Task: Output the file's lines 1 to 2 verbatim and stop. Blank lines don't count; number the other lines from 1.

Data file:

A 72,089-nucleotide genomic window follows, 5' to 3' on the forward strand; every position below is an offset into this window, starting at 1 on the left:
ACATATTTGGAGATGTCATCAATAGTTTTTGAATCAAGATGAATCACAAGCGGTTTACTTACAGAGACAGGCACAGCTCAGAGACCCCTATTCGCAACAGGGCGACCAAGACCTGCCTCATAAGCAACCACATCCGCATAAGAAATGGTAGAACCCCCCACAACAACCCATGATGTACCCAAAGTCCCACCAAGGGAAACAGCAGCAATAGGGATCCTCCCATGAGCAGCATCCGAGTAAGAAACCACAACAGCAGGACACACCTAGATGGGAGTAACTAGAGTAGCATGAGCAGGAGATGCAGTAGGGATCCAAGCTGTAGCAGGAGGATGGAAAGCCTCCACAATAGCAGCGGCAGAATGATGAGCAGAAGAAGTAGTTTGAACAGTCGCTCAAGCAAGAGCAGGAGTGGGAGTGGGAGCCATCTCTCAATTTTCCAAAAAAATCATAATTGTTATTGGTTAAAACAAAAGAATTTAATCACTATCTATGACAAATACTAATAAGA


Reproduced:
A 72,089-nucleotide genomic window follows, 5' to 3' on the forward strand; every position below is an offset into this window, starting at 1 on the left:
ACATATTTGGAGATGTCATCAATAGTTTTTGAATCAAGATGAATCACAAGCGGTTTACTTACAGAGACAGGCACAGCTCAGAGACCCCTATTCGCAACAGGGCGACCAAGACCTGCCTCATAAGCAACCACATCCGCATAAGAAATGGTAGAACCCCCCACAACAACCCATGATGTACCCAAAGTCCCACCAAGGGAAACAGCAGCAATAGGGATCCTCCCATGAGCAGCATCCGAGTAAGAAACCACAACAGCAGGACACACCTAGATGGGAGTAACTAGAGTAGCATGAGCAGGAGATGCAGTAGGGATCCAAGCTGTAGCAGGAGGATGGAAAGCCTCCACAATAGCAGCGGCAGAATGATGAGCAGAAGAAGTAGTTTGAACAGTCGCTCAAGCAAGAGCAGGAGTGGGAGTGGGAGCCATCTCTCAATTTTCCAAAAAAATCATAATTGTTATTGGTTAAAACAAAAGAATTTAATCACTATCTATGACAAATACTAATAAGA